Overdue / by Diana Khoi Nguyen

Been overwhelmed with life in its joys and lows these past months--after a whirlwind summer of travels (Provincetown was where I last left off on this blog--then a wonderful east coast poetry/reading tour: Philly, DC, Durham, Charlestown, then surprise funeral (I suppose death is always a surprise, in the end) in Providence, then a rush to Vermont for Bread Loaf), only to end the summer with unpacking into our new home of Lewisburg, PA, where you find me today.

In many ways, I love Lewisburg--the small town with genuinely kind, warm-hearted folks; our butcher in a parking lot Bill, the Amish farmers' market, swimming in the Bucknell Natatorium, a spacious lovely rent-free home, rain that lasts for days, farmlands, quiet. It is likely that I love it because I don't feel the hustle-bustle stress that I felt living in NYC.

And at the same time, it's been a nightmare to truly settle in with financial concerns (travels + move having eaten into all of my savings leaving me here in this lovely town with $0 to my name), no job--and also no physical network of friends or coworkers (save JB, who can't fulfill every social role in the community I need). And I haven't been able to figure out how to be here and be worry-free.

I initially took a cute sandwich shop job which was supposed to be part-time, except the owner kept scheduling me for 6 days in a row--and PA employment law doesn't require that employers give employees a break no matter how many hours they work--so I was working long days with no rest for my brain/feet--and it was killing me. Okay, killing my spirit, which made me feel so much shame on account of my pathetic inability to work a low-wage service-industry job. I quit because I felt as though I were going to explode and had no time for writing or art--and I didn't really move to Lewisburg w/ JB so that I could work a low-paying sandwich job for nearly all my waking hours, did I? Which of course made me mourn my wonderful SVA job in NYC--but then, I also struggled with many aspects of living in NYC.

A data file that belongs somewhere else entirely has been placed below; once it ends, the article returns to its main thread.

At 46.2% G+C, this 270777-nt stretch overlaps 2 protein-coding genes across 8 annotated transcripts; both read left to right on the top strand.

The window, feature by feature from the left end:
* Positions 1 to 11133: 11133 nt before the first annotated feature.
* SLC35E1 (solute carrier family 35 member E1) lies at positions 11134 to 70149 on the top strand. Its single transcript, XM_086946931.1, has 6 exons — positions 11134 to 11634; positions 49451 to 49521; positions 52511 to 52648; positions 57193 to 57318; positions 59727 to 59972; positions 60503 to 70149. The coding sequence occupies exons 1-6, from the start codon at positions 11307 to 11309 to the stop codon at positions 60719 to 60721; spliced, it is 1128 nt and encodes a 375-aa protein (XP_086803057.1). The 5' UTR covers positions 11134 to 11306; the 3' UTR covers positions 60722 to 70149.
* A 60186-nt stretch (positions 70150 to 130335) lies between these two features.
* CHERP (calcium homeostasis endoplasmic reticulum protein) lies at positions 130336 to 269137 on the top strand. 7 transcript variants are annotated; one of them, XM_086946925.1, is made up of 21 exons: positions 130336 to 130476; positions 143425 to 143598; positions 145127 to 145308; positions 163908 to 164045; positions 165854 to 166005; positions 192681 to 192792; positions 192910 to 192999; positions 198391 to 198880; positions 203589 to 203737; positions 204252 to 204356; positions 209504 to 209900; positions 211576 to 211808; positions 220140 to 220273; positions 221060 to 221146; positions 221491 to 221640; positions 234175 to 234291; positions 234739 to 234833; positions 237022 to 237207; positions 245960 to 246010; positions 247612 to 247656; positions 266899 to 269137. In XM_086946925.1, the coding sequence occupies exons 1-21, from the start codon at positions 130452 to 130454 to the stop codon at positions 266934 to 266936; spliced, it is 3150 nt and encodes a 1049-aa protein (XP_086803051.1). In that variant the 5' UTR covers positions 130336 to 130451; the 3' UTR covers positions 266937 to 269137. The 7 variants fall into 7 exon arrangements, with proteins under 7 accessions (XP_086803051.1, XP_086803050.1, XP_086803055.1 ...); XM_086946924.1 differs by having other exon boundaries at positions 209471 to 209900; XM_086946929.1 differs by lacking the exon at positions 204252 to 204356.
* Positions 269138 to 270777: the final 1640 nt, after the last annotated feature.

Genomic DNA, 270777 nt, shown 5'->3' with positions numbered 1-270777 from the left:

Please forgive my whinging, but it comes to this: I am not independently wealthy, and I am actually struggling to exist as functioning poet. Of course I shouldn't be surprised. But I did want a cake and to eat it--and not just the crust in the cake pan--but the moist sponge cake with passionfruit icing and bavarian creme. I'm delusion, yes. But delusional and also miserable. It's an awful thing to worry constantly about money and to realize you're too pansy to work an honest job at a sandwich shop.

There is hope: I am to start soon a job in the pharmacy (the only one in town)--except training has been delayed until the end of the month. That's more weeks of zero income! My students loans won't pay themselves! I'm already eating minimally and not drinking--yes, I have my swimming and my books, and I'm allowing myself a Netflix account because I think I would go mad without some moving visual relief.

Now I'm resorting to pulling my fanciest cookbooks and nonfiction books to sell at The Strand (fiction books don't sell too well at the buyback window). This is sad, because I'd like to keep these books, but since I don't find practical use in these, they must be sacrificed. And the same goes to my clothes/shoes. I'd like to not think about this loss right now.

Instead, I'm going to look forward to my trip to NOLA next weekend for my Flying House collaboration unveiling! I'll have to be on a super low budget while I'm there, but I'll be happy to see good friends and to be traveling. I'm fortunate to have that at least. And I'm looking forward to my weaving class in November/December--courtesy of the class credits I earned while interning this past summer--those long weeks paid off.

Of course I'm worried that I won't be able to save enough funds to do my Iceland textile internship next August-October--but I definitely need to think positive. I worry all the time that my Lewisburg life won't be without money-worries and then I wonder if I could keep living here at the brink of poverty. Negative feelings aren't conducive to poem-life. Which is to say, I'm in a rut and I'm trying to figure out how to be me again.

So I should state a plan and stick to it: continue the path of $0 spending, reading wonderful Bucknell library books, keep swimming, and keep busy with projects. You are loved, Diana. I am loved? You are loved.

I worry now, that I've made the wrong choice with my life. But what other choice was there for me to make? I need to cut this dire shit out.